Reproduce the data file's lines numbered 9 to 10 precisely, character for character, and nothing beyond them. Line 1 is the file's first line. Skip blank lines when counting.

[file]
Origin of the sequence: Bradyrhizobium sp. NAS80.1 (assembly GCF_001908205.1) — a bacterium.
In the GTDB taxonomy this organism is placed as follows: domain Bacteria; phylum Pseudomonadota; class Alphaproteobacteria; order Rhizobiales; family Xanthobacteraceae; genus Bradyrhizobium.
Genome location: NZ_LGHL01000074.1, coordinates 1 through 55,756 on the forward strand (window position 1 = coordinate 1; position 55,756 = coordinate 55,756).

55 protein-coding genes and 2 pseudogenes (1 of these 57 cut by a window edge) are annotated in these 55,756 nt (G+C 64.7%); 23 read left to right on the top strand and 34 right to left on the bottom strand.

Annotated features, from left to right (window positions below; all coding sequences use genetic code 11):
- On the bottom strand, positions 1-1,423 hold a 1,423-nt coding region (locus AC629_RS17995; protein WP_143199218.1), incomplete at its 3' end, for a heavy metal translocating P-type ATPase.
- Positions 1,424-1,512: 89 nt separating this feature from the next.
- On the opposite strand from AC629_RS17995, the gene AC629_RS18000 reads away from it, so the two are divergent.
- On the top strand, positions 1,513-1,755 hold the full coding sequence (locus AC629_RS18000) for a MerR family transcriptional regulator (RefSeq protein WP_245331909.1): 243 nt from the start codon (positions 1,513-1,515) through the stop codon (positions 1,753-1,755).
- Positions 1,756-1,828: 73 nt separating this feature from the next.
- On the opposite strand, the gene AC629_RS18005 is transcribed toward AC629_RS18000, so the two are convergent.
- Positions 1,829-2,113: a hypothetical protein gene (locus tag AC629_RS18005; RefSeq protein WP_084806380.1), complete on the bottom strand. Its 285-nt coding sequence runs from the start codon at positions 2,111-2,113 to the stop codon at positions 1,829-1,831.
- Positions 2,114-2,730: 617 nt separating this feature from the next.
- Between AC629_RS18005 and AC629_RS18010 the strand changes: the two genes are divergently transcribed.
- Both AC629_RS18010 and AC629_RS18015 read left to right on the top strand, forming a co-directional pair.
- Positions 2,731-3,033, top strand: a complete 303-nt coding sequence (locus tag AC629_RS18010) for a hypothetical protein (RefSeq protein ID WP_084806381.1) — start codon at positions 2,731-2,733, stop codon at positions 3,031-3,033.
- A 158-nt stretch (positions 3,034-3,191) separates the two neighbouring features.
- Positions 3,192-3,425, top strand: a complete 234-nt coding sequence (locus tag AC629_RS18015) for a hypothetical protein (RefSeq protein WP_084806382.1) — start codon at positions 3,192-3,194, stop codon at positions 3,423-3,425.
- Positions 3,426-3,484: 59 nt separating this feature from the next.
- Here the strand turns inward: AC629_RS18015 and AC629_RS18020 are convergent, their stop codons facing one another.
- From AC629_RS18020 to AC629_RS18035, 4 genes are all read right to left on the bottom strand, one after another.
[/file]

- On the top strand, positions 1,513-1,755 hold the full coding sequence (locus AC629_RS18000) for a MerR family transcriptional regulator (RefSeq protein WP_245331909.1): 243 nt from the start codon (positions 1,513-1,515) through the stop codon (positions 1,753-1,755).
- Positions 1,756-1,828: 73 nt separating this feature from the next.